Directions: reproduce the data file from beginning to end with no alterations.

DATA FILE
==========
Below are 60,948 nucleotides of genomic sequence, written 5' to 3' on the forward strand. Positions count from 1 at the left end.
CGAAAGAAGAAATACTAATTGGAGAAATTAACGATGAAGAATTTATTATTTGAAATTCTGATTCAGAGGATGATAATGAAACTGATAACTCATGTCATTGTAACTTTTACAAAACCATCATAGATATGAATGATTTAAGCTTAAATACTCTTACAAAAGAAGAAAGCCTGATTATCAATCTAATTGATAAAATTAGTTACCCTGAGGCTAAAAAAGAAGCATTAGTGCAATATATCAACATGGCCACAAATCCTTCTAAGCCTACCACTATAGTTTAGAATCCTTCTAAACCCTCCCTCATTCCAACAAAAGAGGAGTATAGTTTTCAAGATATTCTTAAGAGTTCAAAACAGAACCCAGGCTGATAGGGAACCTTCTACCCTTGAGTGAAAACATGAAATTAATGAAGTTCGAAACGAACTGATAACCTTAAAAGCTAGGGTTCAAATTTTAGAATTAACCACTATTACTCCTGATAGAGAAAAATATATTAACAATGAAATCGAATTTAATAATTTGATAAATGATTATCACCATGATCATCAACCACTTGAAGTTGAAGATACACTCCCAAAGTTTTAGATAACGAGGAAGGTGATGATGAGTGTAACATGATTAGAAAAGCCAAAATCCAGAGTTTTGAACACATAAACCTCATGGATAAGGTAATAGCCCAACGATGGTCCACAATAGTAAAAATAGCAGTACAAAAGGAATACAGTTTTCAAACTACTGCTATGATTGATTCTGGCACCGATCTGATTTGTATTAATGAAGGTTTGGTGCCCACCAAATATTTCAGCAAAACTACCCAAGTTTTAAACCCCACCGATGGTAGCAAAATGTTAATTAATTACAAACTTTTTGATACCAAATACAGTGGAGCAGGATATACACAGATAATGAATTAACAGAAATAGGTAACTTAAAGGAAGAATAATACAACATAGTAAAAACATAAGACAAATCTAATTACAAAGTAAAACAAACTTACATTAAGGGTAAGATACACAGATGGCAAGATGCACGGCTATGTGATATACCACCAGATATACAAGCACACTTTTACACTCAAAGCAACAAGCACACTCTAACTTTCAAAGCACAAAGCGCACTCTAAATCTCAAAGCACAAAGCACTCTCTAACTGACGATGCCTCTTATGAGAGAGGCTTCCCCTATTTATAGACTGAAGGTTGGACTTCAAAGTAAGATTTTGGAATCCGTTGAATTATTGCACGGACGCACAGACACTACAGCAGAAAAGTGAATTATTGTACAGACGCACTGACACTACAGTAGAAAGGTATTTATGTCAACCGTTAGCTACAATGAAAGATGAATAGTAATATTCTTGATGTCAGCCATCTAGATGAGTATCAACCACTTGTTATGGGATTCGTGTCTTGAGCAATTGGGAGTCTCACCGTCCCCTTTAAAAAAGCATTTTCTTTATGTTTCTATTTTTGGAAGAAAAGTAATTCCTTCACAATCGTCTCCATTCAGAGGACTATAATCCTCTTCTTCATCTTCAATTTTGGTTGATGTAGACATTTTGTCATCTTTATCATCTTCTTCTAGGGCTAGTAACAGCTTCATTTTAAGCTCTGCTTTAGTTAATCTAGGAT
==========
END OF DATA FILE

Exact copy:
Below are 60,948 nucleotides of genomic sequence, written 5' to 3' on the forward strand. Positions count from 1 at the left end.
CGAAAGAAGAAATACTAATTGGAGAAATTAACGATGAAGAATTTATTATTTGAAATTCTGATTCAGAGGATGATAATGAAACTGATAACTCATGTCATTGTAACTTTTACAAAACCATCATAGATATGAATGATTTAAGCTTAAATACTCTTACAAAAGAAGAAAGCCTGATTATCAATCTAATTGATAAAATTAGTTACCCTGAGGCTAAAAAAGAAGCATTAGTGCAATATATCAACATGGCCACAAATCCTTCTAAGCCTACCACTATAGTTTAGAATCCTTCTAAACCCTCCCTCATTCCAACAAAAGAGGAGTATAGTTTTCAAGATATTCTTAAGAGTTCAAAACAGAACCCAGGCTGATAGGGAACCTTCTACCCTTGAGTGAAAACATGAAATTAATGAAGTTCGAAACGAACTGATAACCTTAAAAGCTAGGGTTCAAATTTTAGAATTAACCACTATTACTCCTGATAGAGAAAAATATATTAACAATGAAATCGAATTTAATAATTTGATAAATGATTATCACCATGATCATCAACCACTTGAAGTTGAAGATACACTCCCAAAGTTTTAGATAACGAGGAAGGTGATGATGAGTGTAACATGATTAGAAAAGCCAAAATCCAGAGTTTTGAACACATAAACCTCATGGATAAGGTAATAGCCCAACGATGGTCCACAATAGTAAAAATAGCAGTACAAAAGGAATACAGTTTTCAAACTACTGCTATGATTGATTCTGGCACCGATCTGATTTGTATTAATGAAGGTTTGGTGCCCACCAAATATTTCAGCAAAACTACCCAAGTTTTAAACCCCACCGATGGTAGCAAAATGTTAATTAATTACAAACTTTTTGATACCAAATACAGTGGAGCAGGATATACACAGATAATGAATTAACAGAAATAGGTAACTTAAAGGAAGAATAATACAACATAGTAAAAACATAAGACAAATCTAATTACAAAGTAAAACAAACTTACATTAAGGGTAAGATACACAGATGGCAAGATGCACGGCTATGTGATATACCACCAGATATACAAGCACACTTTTACACTCAAAGCAACAAGCACACTCTAACTTTCAAAGCACAAAGCGCACTCTAAATCTCAAAGCACAAAGCACTCTCTAACTGACGATGCCTCTTATGAGAGAGGCTTCCCCTATTTATAGACTGAAGGTTGGACTTCAAAGTAAGATTTTGGAATCCGTTGAATTATTGCACGGACGCACAGACACTACAGCAGAAAAGTGAATTATTGTACAGACGCACTGACACTACAGTAGAAAGGTATTTATGTCAACCGTTAGCTACAATGAAAGATGAATAGTAATATTCTTGATGTCAGCCATCTAGATGAGTATCAACCACTTGTTATGGGATTCGTGTCTTGAGCAATTGGGAGTCTCACCGTCCCCTTTAAAAAAGCATTTTCTTTATGTTTCTATTTTTGGAAGAAAAGTAATTCCTTCACAATCGTCTCCATTCAGAGGACTATAATCCTCTTCTTCATCTTCAATTTTGGTTGATGTAGACATTTTGTCATCTTTATCATCTTCTTCTAGGGCTAGTAACAGCTTCATTTTAAGCTCTGCTTTAGTTAATCTAGGAT